Today we mark the 150th anniversary of Abraham Lincoln's First Inaugural Address. In a way, the commemoration kicks off the sesquicentennial of the Civil War. For the next four years, historians will note the 150th anniversaries of everything from the attack on Fort Sumter (April 12, 1861) to Lee's surrender to Grant at Appomattox (April 9, 1865).
Lincoln biographer and longtime Huntington research fellow Ronald C. White Jr. is in Washington, D.C., to mark the occasion. Today he will give what he calls the "back story" to the First Inaugural Address at a luncheon at the New York Avenue Presbyterian Church, where Lincoln attended services during his presidency. White also contributed a new essay today for the website of National Public Radio—"150 Years Later, Lincoln's Words Still Resonate."
White won plaudits in 2009 for his book A. Lincoln: A Biography. He's also the author of The Eloquent President: A Portrait of Lincoln Through His Words (2005) and Lincoln's Greatest Speech: The Second Inaugural (2002). He likes to tell the story that his interest in Lincoln dates back to his visit to the 1993 Huntington Library exhibition "The Last Best Hope of Earth: Abraham Lincoln and the Promise of America." He conducts much of his research at The Huntington.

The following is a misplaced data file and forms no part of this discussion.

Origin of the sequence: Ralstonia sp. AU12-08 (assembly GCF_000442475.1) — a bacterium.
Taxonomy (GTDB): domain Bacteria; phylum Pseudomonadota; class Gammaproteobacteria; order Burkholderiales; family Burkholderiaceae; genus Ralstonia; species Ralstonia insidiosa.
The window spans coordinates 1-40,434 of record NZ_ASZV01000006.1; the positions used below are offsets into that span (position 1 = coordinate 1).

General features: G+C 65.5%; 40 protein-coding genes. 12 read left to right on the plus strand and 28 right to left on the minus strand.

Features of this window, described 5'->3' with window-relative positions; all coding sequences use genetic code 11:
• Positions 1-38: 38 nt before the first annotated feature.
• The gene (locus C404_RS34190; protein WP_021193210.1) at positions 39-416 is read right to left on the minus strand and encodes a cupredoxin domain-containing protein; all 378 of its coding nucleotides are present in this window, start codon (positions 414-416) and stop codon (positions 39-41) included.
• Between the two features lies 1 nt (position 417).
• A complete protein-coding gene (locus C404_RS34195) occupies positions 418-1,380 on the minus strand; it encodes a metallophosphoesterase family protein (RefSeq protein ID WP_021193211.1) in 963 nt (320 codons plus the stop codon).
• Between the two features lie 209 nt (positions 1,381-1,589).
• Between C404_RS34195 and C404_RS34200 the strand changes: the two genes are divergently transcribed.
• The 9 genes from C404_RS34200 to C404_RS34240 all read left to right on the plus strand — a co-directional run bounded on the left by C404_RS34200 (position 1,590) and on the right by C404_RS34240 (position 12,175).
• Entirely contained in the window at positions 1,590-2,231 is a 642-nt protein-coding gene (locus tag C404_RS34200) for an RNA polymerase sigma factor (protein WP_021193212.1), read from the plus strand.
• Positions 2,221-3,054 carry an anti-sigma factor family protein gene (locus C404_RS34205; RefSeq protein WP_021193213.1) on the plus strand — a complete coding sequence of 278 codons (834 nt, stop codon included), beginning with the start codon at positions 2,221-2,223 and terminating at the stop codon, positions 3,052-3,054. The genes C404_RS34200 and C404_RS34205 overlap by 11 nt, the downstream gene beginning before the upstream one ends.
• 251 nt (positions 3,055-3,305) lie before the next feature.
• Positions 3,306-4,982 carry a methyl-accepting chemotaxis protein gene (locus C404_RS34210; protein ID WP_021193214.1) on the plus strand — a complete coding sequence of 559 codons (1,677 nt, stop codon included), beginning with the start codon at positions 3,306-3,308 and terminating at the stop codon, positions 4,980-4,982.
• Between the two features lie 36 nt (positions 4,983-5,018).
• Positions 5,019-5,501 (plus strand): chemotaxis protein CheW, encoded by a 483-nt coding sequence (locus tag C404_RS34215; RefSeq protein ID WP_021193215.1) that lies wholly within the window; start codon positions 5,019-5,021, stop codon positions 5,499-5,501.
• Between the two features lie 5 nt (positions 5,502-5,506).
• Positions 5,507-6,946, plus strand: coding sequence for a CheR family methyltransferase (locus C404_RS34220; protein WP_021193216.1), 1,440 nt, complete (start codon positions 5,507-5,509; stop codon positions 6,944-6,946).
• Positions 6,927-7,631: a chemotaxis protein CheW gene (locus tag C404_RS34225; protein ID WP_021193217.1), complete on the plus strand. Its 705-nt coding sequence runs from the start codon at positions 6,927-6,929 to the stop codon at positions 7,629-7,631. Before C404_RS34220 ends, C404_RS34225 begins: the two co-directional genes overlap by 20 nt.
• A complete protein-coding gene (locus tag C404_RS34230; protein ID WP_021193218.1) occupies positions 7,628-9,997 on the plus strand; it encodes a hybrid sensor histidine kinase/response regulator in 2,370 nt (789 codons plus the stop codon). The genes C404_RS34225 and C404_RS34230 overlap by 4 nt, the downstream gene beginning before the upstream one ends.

White will give another talk on Saturday, this time as the keynote speaker at a luncheon at the Willard Hotel, where Lincoln stayed before moving to the White House. The event is sponsored by the Lincoln Group of the District of Columbia and follows a morning program at the Capitol Visitor Center that features actor Sam Waterston reading the inaugural address, including the famous last line: "The mystic chords of memory, stretching from every battlefield and patriot grave to every living heart and hearthstone all over this broad land, will yet swell the chorus of the Union, when again touched, as surely they will be, by the better angels of our nature."
"I'll be talking about this marvelous rhetoric," says White. "In times of crisis we so often see politicians appealing to the fears of people, but Lincoln appealed to their hopes."
Matt Stevens is editor of Huntington Frontiers magazine.